I didn’t sign up for this…Did I?
Quest for Egyptian Treasure in the Caves of Montana our new Accounting Software installed, already, dangit! What I usually do is scroll down a few pages so the software will “think” I read it. 🙂 For some reason that makes me feel better. But, and here’s the point, I know on some level that even though I haven’t read the thing, I’m bound by the terms stated since I did, of my own free will, click that “accept” button.
Here in the WordPress . com help forum(s) I see many questions along the lines of “Why did my Blog get suspended? I’m a good person; I’m a nice person, but those despots froze me out!” The answer comes back: “Because you violated the Terms of Service“. Sometimes that’s enough to cause the blogger to actually read the terms, but often they’ll come back and say “I didn’t know this was illegal or that wasn’t permitted! They’re picking on me!”
Now I, for one, did read the WP TOS, but, I haven’t always read everything I’ve ever signed or agreed too. I see the Universe as having a terms of service agreement that we signed onto at birth (or even before—I’m not sure how these things work). And I’ve been confused, bewildered and unhappy when I receive feedback from the Universe that seems to come out of nowhere. It’s just these things we’ve agreed to, but perhaps not consciously, that cause the “glitches” in our lives, in my opinion.
It’s bold, and for some, uncomfortable to think this way. It just doesn’t feel right to me, though, to suppose that things happen “out of the blue” for no reason. There is a wonderful book called When Bad Things Happen to Good People, by Harold Kushner which I would recommend if you don’t like or agree with my point of view. In it, Rabbi Kushner states that there is indeed random evil in the world, and provides a warm and compassionate way to deal with that. He writes of experiencing the death of his young son, and being amazed by comments made to him in his grief. Some were along the lines of “Well, that’s God’s plan for you, it will make you stronger!” First of all, this is not the Rabbi’s belief, although it may be that of the person offering the “condolence”, but also even if it were true, it’s probably not what a grieving parent needs or wants to hear right away. I would never say anything like that to someone, or worse still—and I’ve heard this often—“Well, you must have attracted that into your life in some way.”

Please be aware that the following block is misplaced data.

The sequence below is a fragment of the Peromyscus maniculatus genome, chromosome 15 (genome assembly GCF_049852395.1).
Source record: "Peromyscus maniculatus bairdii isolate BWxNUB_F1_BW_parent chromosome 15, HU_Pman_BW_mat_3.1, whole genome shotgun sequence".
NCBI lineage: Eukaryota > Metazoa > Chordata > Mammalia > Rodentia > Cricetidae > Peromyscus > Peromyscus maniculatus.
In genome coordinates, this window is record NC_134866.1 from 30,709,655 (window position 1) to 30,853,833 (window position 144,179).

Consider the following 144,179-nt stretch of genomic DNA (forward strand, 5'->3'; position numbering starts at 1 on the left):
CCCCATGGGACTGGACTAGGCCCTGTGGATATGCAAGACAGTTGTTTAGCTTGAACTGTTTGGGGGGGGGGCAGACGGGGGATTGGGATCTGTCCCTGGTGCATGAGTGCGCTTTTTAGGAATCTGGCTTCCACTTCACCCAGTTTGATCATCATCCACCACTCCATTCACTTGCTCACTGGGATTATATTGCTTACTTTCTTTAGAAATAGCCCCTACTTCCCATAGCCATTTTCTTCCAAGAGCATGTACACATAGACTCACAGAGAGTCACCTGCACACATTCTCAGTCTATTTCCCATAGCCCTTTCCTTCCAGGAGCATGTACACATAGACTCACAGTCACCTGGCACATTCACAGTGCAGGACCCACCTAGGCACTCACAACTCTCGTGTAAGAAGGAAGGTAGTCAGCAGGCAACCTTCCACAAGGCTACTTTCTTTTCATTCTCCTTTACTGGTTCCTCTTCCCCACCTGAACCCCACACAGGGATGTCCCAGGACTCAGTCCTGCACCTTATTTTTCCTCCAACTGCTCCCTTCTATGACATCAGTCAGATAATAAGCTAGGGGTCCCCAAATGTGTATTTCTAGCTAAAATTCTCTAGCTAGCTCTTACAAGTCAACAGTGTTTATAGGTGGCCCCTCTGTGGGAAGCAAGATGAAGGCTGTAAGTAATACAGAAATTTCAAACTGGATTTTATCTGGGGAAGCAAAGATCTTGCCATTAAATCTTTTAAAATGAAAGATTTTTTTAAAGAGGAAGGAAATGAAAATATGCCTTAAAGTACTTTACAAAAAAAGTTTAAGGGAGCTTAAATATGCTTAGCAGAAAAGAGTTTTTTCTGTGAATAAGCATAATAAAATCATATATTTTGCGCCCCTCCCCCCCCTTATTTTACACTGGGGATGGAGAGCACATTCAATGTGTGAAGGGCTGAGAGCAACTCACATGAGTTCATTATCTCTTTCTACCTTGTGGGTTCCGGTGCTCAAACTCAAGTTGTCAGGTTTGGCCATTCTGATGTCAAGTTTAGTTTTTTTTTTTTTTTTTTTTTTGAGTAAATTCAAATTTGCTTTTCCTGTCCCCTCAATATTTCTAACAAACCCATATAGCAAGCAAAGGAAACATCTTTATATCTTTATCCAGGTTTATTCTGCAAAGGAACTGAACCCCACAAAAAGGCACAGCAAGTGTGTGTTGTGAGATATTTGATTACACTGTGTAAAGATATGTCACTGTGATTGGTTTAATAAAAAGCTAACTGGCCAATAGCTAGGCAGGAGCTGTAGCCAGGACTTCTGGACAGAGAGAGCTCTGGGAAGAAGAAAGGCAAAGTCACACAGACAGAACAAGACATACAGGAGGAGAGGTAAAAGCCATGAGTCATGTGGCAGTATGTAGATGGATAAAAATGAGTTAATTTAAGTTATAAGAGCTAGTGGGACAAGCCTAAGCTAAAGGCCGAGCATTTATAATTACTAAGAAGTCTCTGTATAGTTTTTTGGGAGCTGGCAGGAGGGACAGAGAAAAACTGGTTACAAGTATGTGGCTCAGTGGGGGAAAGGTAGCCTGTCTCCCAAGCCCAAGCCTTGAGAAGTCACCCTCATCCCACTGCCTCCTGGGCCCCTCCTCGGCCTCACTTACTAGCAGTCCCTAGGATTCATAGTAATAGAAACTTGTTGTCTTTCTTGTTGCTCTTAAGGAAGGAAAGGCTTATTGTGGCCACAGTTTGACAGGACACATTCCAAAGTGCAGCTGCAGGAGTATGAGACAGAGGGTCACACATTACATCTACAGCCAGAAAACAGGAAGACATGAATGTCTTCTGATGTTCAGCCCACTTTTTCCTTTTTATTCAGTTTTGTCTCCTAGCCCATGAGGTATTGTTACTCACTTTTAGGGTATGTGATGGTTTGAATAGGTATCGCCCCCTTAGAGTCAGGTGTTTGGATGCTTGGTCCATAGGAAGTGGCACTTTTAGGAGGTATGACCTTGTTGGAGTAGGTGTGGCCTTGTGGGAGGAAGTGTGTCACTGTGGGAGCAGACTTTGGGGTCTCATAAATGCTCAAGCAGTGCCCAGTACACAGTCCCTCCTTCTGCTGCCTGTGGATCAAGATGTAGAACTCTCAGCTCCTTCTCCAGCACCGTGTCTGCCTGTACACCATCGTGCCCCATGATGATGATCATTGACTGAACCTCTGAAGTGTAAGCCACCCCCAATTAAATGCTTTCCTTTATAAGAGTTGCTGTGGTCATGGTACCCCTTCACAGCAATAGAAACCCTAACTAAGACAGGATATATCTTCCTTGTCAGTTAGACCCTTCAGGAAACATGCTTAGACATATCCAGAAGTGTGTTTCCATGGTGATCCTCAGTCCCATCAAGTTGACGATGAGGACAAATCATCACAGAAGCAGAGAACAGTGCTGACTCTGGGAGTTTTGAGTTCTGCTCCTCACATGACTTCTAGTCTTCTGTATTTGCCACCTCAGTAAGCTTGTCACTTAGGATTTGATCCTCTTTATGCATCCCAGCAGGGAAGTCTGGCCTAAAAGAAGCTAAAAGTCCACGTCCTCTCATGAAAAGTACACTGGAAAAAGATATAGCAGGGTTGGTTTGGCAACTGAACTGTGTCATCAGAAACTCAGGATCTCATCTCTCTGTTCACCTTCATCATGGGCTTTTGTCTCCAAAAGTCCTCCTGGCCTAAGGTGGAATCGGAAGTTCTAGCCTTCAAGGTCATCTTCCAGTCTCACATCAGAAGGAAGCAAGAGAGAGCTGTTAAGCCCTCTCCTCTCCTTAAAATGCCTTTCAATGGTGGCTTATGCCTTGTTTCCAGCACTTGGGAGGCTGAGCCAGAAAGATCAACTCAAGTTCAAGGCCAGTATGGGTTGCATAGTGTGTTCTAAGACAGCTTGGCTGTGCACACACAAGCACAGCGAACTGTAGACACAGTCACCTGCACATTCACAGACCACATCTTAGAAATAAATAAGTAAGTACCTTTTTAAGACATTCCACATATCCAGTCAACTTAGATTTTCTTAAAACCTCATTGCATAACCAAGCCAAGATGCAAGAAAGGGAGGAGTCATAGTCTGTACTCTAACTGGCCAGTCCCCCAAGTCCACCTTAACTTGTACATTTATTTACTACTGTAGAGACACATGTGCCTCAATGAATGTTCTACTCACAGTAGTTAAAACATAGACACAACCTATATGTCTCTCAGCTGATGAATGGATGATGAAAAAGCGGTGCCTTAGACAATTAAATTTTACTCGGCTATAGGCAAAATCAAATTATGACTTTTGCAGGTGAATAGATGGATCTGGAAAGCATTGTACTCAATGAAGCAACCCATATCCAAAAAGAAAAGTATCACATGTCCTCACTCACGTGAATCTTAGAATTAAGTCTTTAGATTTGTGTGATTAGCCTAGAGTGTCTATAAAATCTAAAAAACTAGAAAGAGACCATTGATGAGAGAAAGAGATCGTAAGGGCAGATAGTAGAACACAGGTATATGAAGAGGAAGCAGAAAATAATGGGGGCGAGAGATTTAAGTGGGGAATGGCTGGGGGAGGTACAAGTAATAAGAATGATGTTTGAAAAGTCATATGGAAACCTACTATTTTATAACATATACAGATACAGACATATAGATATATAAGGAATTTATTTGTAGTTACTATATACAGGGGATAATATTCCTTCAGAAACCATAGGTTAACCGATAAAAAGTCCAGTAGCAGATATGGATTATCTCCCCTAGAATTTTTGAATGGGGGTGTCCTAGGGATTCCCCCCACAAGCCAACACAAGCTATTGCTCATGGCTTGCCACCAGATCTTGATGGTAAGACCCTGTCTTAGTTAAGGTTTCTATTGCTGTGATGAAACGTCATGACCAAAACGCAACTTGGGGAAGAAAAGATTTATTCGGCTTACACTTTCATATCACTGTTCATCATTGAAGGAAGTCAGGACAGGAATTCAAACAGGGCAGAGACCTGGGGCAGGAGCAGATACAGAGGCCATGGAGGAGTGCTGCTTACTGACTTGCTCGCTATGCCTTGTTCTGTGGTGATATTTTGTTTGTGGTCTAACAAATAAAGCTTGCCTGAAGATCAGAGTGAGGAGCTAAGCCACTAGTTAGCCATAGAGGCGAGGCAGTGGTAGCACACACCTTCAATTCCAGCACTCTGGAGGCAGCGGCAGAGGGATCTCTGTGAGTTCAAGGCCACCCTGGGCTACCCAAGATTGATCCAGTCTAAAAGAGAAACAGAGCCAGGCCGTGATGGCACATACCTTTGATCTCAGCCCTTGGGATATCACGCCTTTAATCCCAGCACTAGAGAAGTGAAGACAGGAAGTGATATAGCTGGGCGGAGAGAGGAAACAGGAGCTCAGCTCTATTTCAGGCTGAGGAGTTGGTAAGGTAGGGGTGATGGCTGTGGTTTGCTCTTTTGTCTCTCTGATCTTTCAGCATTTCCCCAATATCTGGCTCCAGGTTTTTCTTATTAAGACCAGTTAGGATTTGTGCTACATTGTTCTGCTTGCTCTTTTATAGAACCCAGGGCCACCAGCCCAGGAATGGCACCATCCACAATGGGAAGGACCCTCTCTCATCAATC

I certainly cannot be presumptuous enough to know why a person’s path goes the way it does, and while I may not see death as a “bad” thing, per se (more on that in a minute) the pain of loss and separation is very real, and I can, at the very least, offer compassion for that.
Not every culture views death as a “bad” thing, but rather as another step on the spiritual journey. This tends to be my view. I am not a person of faith, so I cannot “know” this to be the case. If I’m wrong, I suppose I’ll find out the “real deal” eventually, or I’ll never know! I’m comfortable either way. All I know is it suits me and allows my life to be more pleasurable and useful if I believe I can choose its circumstances. The “truth” in this case, pragmatist that I am, matters less to me than the joy.
So, do “bad” things happen? I believe nearly every one of us experiences events or interactions which do not give us pleasure. I have these experiences often, although not nearly as often as I used to. Once I get past the initial anger, or grief, or hurt, I can often see these occasions as real opportunities towards more growth and joy. The main thing is to not focus on what “I don’t like”. I will give myself a little time to indulge in that not-good feeling, because it actually makes me feel better to engage it rather than repress it. I also have some therapeutic and meditative tools which come in very handy at such times. It makes the most sense to me to then go on to focus on what I do like, or how things are good in my life. After all, that’s what I want more of, so it feels best to go there!
If we want to, we can edit the Terms of Service of our Lives.